Late Models And USMTS Modifieds Go Together Like Hostess Cup Cakes, Lay’s Potato Chips, And Diet Coke
Surprise, surprise, Jimmy Owens and Darrell Lanigan won big super late model tour races this weekend. Owens led every lap of the Lucas Oil Jackson 100 at Brownstown Speedway in Indiana, while WoO point leader Lanigan led the five most important laps-the final five-at Berlin Raceway in Marne, Michigan.
Both collected $20,000 at the pay window, and both padded almost insurmountable point leads in their respective series. Owens was followed by Steve Francis and Scott Bloomquist, while Billy Moyer and Rick Eckert finished second and third behind Darrell Lanigan. I thought it interesting that Moyer raced with the WoO in Michigan, while Moyer Jr. finished tenth in the Lucas Oil show in Indiana. Both will head to Knoxville for the track’s three night Late Model Nationals this weekend.
I am psyched for our trip to the Marion County Fairgrounds on Thursday. I am thinking this weekend is going to be a big one for fan favorite-and my favorite driver too, Brian Birkhofer. I am not sure anyone can repeat the Moyer sweep of a few years ago, but Birkie seems quite fond of big tracks this season-he has won $$$$$ races at I-80 Speedway and Eldora, and the Muscatine Maniac knows his way around the b-i-g half-mile track at Knoxville.
I am hoping to see some of our racing pals on Thursday. I know Raceguru Steve Basch will be there. Maybe Tom Schwartz from Lincoln will be on hand too. AND, Super Fan Tony Anville swears he will be there and even wants to take a photo of me in the Sprint Car Hall of Fame.
Although he did not win any of the USMTS battles at Deer Creek this weekend (I can’t believe some anonymous blogger predicted he would win two of the three features), Ryan Gustin “reaped” the rewards from three consistent finishes to hold off Rodney Sanders and add the USMTS Casey’s Cup title to the 2012 USMTS National Title he secured several weeks ago.
Go to www.usmts.com and check out the video from Mark Dotson’s bumper cam. What interested me the most on this video was the amount of dirt clods Dotson’s car was throwing in the air around the track. I realize that drivers have a pretty stout steel grid in front of where they sit, and I realize they all wear a full-faced helmet, fire suit, and gloves, but some of those clods do end up hitting the drivers.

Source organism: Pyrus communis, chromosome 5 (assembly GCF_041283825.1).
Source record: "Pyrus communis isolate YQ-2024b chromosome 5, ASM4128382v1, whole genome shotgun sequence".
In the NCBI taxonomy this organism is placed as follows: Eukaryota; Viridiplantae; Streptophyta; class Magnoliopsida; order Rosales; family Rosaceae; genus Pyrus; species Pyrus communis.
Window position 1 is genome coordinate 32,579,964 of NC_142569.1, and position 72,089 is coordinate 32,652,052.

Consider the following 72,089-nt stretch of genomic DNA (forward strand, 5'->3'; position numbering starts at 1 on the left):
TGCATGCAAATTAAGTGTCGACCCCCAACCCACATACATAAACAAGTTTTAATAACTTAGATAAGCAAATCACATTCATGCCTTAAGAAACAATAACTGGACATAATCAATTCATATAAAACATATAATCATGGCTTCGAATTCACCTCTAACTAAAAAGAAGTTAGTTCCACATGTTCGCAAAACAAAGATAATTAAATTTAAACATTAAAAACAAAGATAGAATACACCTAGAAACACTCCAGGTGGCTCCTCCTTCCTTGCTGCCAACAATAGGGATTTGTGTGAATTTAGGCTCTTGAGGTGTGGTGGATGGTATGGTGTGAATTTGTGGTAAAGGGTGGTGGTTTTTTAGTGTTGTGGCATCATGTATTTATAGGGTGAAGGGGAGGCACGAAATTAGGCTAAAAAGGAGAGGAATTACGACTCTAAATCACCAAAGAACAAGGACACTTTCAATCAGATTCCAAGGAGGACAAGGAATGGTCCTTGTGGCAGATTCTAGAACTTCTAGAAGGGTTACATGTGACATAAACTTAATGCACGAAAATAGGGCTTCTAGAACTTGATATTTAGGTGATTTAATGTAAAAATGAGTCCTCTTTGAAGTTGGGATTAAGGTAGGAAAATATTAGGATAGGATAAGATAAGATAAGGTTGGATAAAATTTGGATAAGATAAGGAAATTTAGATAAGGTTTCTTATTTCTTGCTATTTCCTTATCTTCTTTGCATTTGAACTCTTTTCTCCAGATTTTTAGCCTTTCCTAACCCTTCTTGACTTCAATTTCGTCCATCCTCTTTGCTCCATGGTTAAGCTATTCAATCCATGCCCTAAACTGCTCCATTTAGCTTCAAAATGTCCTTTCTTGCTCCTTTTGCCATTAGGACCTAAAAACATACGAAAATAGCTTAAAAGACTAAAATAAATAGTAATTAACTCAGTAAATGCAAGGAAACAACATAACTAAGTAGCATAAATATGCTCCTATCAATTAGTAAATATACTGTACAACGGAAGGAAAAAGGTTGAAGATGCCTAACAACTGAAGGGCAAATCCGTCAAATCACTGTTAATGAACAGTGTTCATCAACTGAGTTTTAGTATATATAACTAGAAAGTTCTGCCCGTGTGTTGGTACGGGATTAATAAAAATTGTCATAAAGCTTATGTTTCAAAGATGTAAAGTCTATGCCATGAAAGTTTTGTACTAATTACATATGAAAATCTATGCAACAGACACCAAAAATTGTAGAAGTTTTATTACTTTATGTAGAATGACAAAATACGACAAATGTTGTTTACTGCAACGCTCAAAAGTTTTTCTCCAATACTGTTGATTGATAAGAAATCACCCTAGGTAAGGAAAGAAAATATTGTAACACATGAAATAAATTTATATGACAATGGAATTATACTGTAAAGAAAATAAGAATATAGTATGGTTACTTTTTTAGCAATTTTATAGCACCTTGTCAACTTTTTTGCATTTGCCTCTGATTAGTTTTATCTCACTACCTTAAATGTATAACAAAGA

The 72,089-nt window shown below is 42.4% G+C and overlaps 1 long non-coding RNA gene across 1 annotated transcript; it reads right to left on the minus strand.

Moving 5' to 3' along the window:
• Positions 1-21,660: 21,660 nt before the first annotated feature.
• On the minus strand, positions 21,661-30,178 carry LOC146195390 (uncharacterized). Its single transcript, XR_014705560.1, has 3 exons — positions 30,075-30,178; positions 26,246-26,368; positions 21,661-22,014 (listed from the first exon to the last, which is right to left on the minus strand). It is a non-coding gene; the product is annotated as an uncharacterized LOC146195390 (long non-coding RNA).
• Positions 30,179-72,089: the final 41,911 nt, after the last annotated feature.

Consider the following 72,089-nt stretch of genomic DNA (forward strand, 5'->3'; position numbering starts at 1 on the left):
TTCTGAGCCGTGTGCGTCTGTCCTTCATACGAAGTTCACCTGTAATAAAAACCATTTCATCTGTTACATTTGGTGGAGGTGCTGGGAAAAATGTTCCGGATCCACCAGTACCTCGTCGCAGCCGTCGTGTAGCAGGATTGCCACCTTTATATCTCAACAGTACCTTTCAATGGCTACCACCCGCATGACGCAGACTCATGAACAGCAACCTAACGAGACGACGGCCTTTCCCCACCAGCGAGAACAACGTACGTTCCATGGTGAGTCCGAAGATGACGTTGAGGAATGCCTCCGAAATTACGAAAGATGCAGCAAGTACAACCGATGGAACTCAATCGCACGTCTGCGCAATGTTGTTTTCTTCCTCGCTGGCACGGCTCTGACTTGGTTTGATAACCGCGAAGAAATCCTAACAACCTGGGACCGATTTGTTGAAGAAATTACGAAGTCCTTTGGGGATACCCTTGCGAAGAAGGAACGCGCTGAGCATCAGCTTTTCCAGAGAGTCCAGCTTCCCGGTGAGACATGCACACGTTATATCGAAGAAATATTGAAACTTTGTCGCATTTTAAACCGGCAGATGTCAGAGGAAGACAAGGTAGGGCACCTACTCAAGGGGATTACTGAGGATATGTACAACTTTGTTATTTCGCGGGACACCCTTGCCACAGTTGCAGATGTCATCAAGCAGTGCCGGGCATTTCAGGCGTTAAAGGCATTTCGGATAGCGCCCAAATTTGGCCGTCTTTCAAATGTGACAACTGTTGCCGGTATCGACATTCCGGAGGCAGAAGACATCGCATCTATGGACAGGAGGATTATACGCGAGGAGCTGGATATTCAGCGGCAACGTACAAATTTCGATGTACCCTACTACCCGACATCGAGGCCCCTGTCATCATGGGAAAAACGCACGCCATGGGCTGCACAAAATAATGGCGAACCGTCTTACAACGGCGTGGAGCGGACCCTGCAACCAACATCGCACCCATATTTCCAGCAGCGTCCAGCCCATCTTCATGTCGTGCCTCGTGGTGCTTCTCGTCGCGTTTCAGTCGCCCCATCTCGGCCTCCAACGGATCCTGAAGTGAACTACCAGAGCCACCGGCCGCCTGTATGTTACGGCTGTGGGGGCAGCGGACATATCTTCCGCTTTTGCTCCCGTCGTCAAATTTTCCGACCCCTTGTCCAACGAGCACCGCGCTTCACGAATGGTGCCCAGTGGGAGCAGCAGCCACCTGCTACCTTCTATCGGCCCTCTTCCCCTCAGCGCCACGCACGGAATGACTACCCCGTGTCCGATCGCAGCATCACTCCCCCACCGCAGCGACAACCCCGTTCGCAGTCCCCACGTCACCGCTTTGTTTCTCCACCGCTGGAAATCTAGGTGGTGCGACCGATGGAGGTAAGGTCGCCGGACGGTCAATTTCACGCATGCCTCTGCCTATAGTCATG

Years ago when Matt was on the Joe Kosiski pit crew he told me that the day after many races Joe would have sore hands from rocks and clods hitting him. Watching the Dotson video, I can certainly understand. The clods aren’t just thrown in the air waiting for a car to drive into them, they are shot backwards. I have no idea what the exact speed of the clod or the approaching car is, but the two could easily be traveling at each other at a closing speed of 150 miles per hour. Adrenaline and the need to focus during a race might mean the hurt of a clod hitting a hand-or a head-isn’t felt so much during the race, but it sure would be later. Getting hit like that at race speed has got to hurt as much as listening to Matt sing Johnny Cash at 1:30 a.m. on the way home from Knoxville.
While the two USMTS series have been decided, the best modified drivers in the business still have a three race weekend remaining on the schedule. The 6th Annual Texas Winternationals will be held at Royal Purple Speedway in Baytown, Texas 11/15-11/17. Yeah, that place is on one of my bucket lists, and not just because the track hosts the first and last races of the USMTS season. A track with the name Royal Purple Speedway is one every fan should visit.
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Talk about great supporters of a series. Last summer a dozen sponsors added $30,000 to the USMTS World Dirt Track Modified Championship held at Deer Creek Speedway in Minnesota. Two of the tracks biggest supporters-Randy and Patty Eastvold have added $1,000 to the Featherlite Fall Jamboree Saturday night feature, with the top five drivers to each receive an additional $200. Also, if any driver can win two of the weekend’s three features, the Eastvolds will provide a $5,000 bonus.
I think fan support like this adds a lot to a big event. CedarLakeSpeedway has a fans fund for the USA Nationals, and other tracks have done something similar. I helped with the Fans Fund for Silver Dollar Nationals I, and we were able to give $400 to Brian Birkhofer and also to Billy Moyer Jr.-something which helped a lot to get you know who, the hall of famer to the race. Unfortunately we did not do a Fans Fund for SDN II. Most of the funds came from fewer than 10 people, meaning it was a lot of work to get very little from other than the 10, plus some clueless yahoo on whowon.com spouted off about the fund not being legitimate which irritated me to put it mildly.